File No. 763.72/3213
The Ambassador in Germany ( Gerard ) to the Secretary of State
[Received February 5, 8.30 p.m.]
4994. Chancellor sent for me last night, at 6 and I was with Zimmermann at supper later for two hours. Both seemed very much worried over attitude America and continually asked me for news and begged me to help keep peace. Chancellor said the Allies had refused to make peace when Germany wanted to and that President had Germany’s peace terms, and so there was nothing left to do but use all means at hand. I said that member of Reichstag had told me that matter might be arranged if food allowed in. Chancellor said it was too late, and that nothing but peace on admirably modest terms would do. I finally got him to tell me what those terms are: Germany to give up Belgium but retaining so-called guaranties such as railroads, forts, a garrison, ports, commercial control, etc.; a slice of France through rectification of frontier; will only give back a small part of Serbia, and Bulgaria can do, as she likes with Roumania and everybody must pay indemnities to Germany, etc. If Bernstorff has given President any other terms he is fooling him, but do not quote me to Bernstorff.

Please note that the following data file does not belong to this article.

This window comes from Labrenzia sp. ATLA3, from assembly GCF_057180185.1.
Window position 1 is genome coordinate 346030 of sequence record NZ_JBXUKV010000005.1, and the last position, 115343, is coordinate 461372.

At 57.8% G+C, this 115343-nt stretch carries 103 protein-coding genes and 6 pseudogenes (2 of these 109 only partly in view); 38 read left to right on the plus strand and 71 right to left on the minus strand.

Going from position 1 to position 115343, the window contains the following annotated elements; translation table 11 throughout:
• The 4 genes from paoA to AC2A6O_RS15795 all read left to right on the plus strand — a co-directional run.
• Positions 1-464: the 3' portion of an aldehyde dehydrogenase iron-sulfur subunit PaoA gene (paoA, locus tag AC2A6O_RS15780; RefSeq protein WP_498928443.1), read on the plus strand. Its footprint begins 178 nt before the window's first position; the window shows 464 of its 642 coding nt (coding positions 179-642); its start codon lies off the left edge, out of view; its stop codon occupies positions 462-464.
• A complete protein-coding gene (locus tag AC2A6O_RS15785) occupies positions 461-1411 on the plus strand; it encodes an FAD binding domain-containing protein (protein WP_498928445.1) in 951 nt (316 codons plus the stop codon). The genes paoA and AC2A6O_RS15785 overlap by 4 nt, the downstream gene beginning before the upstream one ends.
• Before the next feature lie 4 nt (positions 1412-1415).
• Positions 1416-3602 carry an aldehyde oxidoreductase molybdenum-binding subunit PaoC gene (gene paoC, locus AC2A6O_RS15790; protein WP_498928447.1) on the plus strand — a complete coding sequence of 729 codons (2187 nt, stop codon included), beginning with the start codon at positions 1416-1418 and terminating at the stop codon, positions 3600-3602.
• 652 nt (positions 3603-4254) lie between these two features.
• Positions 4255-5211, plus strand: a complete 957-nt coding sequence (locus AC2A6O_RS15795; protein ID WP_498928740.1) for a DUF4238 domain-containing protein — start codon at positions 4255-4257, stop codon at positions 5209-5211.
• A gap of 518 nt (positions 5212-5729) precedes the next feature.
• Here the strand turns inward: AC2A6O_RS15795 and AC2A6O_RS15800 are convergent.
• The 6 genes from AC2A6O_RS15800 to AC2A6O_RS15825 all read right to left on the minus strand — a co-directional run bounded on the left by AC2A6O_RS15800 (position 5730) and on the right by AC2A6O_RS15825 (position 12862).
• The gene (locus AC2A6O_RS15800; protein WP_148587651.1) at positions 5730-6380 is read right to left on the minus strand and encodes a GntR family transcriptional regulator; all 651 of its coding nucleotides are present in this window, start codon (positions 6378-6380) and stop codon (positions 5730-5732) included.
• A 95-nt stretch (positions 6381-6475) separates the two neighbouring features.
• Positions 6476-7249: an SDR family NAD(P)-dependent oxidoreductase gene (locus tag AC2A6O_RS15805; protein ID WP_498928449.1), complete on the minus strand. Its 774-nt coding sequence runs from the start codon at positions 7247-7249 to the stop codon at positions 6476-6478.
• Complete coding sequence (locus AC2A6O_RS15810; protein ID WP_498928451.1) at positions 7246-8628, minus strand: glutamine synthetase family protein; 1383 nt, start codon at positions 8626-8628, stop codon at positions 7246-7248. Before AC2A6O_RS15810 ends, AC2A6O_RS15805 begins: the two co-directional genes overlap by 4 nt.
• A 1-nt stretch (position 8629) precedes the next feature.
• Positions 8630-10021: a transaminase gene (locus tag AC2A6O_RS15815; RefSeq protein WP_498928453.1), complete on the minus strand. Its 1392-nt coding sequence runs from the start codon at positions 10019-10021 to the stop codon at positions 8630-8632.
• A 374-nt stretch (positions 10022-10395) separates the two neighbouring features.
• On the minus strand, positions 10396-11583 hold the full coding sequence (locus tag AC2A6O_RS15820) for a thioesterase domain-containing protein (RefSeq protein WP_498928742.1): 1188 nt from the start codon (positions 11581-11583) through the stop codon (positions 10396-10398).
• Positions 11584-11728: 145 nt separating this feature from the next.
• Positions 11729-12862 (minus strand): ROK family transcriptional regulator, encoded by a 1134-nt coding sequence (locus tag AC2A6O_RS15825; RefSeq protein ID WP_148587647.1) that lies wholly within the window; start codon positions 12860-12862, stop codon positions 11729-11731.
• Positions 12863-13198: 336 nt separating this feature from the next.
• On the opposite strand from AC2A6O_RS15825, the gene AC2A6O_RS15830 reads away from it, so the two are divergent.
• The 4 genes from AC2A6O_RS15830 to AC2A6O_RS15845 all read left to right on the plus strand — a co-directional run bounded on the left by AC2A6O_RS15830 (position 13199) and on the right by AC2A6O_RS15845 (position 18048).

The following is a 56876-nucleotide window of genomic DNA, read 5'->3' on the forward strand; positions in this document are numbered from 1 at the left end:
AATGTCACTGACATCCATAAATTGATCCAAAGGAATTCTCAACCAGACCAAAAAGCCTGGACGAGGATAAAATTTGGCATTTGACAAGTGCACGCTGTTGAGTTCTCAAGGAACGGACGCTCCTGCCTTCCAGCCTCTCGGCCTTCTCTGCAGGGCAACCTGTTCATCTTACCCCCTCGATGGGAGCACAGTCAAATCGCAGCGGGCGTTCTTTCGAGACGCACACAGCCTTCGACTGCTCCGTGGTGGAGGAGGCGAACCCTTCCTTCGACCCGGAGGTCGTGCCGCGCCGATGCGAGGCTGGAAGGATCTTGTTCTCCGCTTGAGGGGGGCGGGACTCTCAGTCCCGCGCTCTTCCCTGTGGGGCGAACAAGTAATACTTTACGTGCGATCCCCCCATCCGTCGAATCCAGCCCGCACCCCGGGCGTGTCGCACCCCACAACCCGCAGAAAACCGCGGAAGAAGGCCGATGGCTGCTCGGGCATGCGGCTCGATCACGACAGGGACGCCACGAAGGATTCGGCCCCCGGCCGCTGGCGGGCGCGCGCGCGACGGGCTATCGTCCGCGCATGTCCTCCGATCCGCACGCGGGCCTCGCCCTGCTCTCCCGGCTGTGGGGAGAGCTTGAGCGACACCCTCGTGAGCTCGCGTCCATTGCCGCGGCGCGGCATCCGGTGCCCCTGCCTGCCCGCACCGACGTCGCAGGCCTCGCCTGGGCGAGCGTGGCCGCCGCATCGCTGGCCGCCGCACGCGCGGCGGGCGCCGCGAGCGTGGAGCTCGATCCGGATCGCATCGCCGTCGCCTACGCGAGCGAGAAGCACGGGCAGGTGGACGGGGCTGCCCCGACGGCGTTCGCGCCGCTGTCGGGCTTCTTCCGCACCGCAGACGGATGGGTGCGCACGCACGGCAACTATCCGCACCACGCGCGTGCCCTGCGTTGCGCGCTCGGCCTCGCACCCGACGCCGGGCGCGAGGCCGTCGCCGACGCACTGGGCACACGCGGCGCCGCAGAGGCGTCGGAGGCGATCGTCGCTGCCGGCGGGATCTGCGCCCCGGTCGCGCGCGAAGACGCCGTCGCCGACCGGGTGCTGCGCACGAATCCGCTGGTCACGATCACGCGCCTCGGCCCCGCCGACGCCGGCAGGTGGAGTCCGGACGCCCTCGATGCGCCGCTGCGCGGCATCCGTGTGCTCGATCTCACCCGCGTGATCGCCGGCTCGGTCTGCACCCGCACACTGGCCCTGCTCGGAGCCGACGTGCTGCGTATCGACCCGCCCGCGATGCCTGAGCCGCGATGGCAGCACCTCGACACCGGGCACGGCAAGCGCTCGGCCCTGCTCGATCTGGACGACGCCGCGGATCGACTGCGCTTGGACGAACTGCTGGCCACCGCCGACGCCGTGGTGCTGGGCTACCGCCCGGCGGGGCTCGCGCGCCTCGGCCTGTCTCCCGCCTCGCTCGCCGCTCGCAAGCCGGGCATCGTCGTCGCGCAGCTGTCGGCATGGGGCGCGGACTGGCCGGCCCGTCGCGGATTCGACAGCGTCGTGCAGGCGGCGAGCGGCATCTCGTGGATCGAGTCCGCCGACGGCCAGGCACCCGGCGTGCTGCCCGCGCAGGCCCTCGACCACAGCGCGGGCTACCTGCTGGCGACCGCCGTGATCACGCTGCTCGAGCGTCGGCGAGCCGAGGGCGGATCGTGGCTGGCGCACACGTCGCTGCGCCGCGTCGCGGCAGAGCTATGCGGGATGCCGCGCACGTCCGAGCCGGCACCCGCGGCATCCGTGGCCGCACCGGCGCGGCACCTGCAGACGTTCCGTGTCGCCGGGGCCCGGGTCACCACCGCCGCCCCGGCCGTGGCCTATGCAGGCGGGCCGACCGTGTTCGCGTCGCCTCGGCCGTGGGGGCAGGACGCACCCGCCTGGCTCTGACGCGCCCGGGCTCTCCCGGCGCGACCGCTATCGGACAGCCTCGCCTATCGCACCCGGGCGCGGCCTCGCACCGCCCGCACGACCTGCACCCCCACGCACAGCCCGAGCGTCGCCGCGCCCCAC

Zimmermann said he had often thought of telling me of the pending action in the 10 days before February 1, but knew I would only say it was impossible and would lead to a break, but that they hoped by taking the action first that we would stand for it as the situation had been altered by the peace talk and anyway that we wanted peace.
Suggest if you decide make any threats threaten war. Germans not afraid of break of diplomatic relations which simply means they can go ahead and do what they please and attack us if they win. Chancellor spoke of the great hatred the military and naval people have for America. Even if there is war German military calculate they can starve England before America can do anything. These people have only one God—Force.